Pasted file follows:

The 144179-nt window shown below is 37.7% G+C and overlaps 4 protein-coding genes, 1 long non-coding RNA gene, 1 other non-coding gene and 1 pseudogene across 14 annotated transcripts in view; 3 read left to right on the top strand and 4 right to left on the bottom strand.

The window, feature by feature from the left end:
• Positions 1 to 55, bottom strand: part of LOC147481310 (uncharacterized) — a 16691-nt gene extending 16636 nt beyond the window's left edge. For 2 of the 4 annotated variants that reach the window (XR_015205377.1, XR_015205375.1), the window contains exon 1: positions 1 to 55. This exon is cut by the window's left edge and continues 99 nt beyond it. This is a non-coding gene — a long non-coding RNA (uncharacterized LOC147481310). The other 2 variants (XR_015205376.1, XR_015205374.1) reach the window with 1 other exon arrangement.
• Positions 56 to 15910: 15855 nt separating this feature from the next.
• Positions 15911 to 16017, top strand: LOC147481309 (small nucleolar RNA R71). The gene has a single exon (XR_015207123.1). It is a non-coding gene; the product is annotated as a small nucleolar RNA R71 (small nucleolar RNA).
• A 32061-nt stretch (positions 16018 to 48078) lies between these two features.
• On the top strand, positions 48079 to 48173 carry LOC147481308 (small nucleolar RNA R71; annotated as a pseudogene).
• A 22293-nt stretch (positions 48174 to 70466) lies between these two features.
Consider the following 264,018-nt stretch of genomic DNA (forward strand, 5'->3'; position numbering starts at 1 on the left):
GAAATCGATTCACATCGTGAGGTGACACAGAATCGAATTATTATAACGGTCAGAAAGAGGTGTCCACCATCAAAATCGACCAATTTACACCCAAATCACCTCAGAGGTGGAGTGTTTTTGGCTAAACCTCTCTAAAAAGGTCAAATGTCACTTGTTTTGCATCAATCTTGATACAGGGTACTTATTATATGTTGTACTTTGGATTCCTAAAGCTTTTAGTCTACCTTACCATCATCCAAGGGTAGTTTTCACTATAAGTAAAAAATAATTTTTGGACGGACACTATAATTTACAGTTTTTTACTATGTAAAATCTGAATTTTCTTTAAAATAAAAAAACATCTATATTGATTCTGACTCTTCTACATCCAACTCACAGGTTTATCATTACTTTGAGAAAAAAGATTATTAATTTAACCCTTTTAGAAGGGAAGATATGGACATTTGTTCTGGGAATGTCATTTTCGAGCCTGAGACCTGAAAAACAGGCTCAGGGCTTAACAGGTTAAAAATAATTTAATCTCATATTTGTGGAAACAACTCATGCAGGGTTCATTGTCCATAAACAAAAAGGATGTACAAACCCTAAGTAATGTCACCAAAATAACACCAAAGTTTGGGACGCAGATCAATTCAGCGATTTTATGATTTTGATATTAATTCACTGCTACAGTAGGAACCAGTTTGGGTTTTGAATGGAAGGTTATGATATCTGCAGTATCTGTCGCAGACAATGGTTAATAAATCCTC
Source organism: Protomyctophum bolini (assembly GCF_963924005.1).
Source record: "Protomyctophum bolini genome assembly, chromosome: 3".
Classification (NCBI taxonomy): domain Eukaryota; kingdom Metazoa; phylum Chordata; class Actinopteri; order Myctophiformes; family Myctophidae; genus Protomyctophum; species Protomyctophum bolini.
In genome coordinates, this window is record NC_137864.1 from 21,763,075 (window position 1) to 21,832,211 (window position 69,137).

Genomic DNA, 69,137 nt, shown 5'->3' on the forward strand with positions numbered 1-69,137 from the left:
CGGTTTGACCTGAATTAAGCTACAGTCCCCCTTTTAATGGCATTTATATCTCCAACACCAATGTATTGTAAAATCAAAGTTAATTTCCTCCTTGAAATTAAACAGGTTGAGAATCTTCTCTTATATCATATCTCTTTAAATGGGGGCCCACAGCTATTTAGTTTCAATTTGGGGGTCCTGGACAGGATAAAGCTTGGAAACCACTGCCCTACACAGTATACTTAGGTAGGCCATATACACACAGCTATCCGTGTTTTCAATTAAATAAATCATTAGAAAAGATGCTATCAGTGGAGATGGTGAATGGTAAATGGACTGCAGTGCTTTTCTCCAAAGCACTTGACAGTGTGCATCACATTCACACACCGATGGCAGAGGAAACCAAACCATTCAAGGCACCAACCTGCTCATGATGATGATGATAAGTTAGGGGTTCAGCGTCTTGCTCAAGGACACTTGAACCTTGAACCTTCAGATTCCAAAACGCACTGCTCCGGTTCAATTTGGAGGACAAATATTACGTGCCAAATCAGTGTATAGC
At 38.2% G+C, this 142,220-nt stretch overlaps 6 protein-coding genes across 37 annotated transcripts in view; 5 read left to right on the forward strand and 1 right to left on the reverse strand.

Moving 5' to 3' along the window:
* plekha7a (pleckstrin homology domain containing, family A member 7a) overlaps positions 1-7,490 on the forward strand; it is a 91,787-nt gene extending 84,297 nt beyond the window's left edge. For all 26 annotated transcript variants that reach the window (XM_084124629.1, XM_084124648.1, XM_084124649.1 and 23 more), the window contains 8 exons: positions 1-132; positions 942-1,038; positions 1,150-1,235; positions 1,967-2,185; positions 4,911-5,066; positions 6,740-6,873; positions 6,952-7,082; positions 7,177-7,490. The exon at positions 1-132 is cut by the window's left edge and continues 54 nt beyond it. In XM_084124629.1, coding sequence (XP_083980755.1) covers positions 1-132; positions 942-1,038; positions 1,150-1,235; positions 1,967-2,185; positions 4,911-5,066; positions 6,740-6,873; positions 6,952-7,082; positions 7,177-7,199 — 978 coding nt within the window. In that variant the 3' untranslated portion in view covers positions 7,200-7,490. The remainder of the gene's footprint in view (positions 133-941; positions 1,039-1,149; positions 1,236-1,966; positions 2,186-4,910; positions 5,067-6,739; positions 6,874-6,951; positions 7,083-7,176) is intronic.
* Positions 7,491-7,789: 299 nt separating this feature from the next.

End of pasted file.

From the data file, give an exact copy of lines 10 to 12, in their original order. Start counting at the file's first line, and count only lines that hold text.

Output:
GAAATCGATTCACATCGTGAGGTGACACAGAATCGAATTATTATAACGGTCAGAAAGAGGTGTCCACCATCAAAATCGACCAATTTACACCCAAATCACCTCAGAGGTGGAGTGTTTTTGGCTAAACCTCTCTAAAAAGGTCAAATGTCACTTGTTTTGCATCAATCTTGATACAGGGTACTTATTATATGTTGTACTTTGGATTCCTAAAGCTTTTAGTCTACCTTACCATCATCCAAGGGTAGTTTTCACTATAAGTAAAAAATAATTTTTGGACGGACACTATAATTTACAGTTTTTTACTATGTAAAATCTGAATTTTCTTTAAAATAAAAAAACATCTATATTGATTCTGACTCTTCTACATCCAACTCACAGGTTTATCATTACTTTGAGAAAAAAGATTATTAATTTAACCCTTTTAGAAGGGAAGATATGGACATTTGTTCTGGGAATGTCATTTTCGAGCCTGAGACCTGAAAAACAGGCTCAGGGCTTAACAGGTTAAAAATAATTTAATCTCATATTTGTGGAAACAACTCATGCAGGGTTCATTGTCCATAAACAAAAAGGATGTACAAACCCTAAGTAATGTCACCAAAATAACACCAAAGTTTGGGACGCAGATCAATTCAGCGATTTTATGATTTTGATATTAATTCACTGCTACAGTAGGAACCAGTTTGGGTTTTGAATGGAAGGTTATGATATCTGCAGTATCTGTCGCAGACAATGGTTAATAAATCCTC
Source organism: Protomyctophum bolini (assembly GCF_963924005.1).
Source record: "Protomyctophum bolini genome assembly, chromosome: 3".